Survey sets scene for serialisation roll-out in US

Pharmacy scannerA survey of stakeholders has found that costs, data standards and aggregation are the main concerns for stakeholders facing the Drug Quality and Security Act (DQSA).

The system, which will be phased in over 10 years, requires pharmaceutical manufacturers to place a unique serial number on individual packages of prescription drugs, allowing each to be authenticated and electronically traced as it moves from the manufacturer to the wholesaler to the pharmacy.

Unsurprisingly, a uniform approach to storing and transmitting transaction data - which was not defined in the DQSA but has been left to the FDA to develop - is causing some anxieties among the respondents to the survey, which was carried out by Booz Allen Hamilton and the Pew Charitable Trusts.

A recent blog post by FDA's Ilisa Bernstein, Deputy Director of the Office of Compliance in the agency's Center for Drug Evaluation and Research (CDER) recognises that concern.

"We are working now to develop standards for this new system and we can’t do it alone," she notes. "Stakeholders - including drug manufacturers, wholesaler distributors, repackagers, and many dispensers (mainly retail and hospital pharmacies) - will be working with us.

The ultimate goal is to identify each individual prescription drug package in a way that will enable rapid and accurate verification of the legitimacy of a product, including a history of the transactions involving it. The FDA s holding an open meeting later this week to discuss the standards.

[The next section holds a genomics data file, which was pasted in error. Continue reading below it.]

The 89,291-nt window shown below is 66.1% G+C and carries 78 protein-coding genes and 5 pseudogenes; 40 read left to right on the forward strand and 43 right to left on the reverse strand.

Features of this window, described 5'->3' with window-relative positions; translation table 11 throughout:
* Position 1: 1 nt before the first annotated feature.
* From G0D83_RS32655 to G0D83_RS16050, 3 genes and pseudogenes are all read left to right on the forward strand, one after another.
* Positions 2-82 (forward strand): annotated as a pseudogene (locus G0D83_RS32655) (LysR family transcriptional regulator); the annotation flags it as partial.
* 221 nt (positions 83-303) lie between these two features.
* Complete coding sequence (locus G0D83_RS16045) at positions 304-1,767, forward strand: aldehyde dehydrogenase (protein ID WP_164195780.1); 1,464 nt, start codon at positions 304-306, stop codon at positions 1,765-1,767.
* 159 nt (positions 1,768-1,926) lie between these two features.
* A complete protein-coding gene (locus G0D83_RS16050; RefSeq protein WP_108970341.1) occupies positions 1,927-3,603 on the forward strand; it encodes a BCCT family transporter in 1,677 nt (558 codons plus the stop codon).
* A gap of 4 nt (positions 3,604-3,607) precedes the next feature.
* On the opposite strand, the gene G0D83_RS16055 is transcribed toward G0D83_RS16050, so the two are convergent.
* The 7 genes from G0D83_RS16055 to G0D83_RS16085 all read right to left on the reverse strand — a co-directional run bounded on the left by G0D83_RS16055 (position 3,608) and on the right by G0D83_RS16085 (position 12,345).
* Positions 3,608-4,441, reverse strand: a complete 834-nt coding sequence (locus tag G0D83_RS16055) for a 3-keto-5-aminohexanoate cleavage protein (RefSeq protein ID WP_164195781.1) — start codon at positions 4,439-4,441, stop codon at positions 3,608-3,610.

Time is of the essence because the law requires FDA to issue a draft guidance document with initial standards by November 27, 2014, and for many stakeholders to establish systems and processes that will enable them to comply by January 1, 2015, notes Bernstein.

Another key concern voiced by respondents to the survey (which was actually conducted before the legislation was passed) was the technology required aggregation and inference - the ability to infer the contents of a shipping crate without opening it. The DQSA says this should be the subject of "pilot programmes and public meetings to inform the interoperable, electronic unit-level system launching in 2023."

Meanwhile, among the positive findings of the survey was that manufacturers have already started making large technology investments in anticipation of the new system, with many already implementing serialisation programmes.

"Many stakeholders perceived that the cost of implementation might be a challenge; however, estimates for implementing a system ranged widely across and within supply chain sectors," says the report, which notes that there is a lot of variation among wholesalers' estimates suggesting "their costs are not as well understood as manufacturers' costs."

Meanwhile, almost two thirds of pharmacies responding to the questionnaire indicated they do not currently have implementation plans in place, although the report notes this likely reflects the staggered roll-out of the DQSA traceability requirements and the fact that the FDA still has to commission an independent study to assess costs borne by pharmacies.

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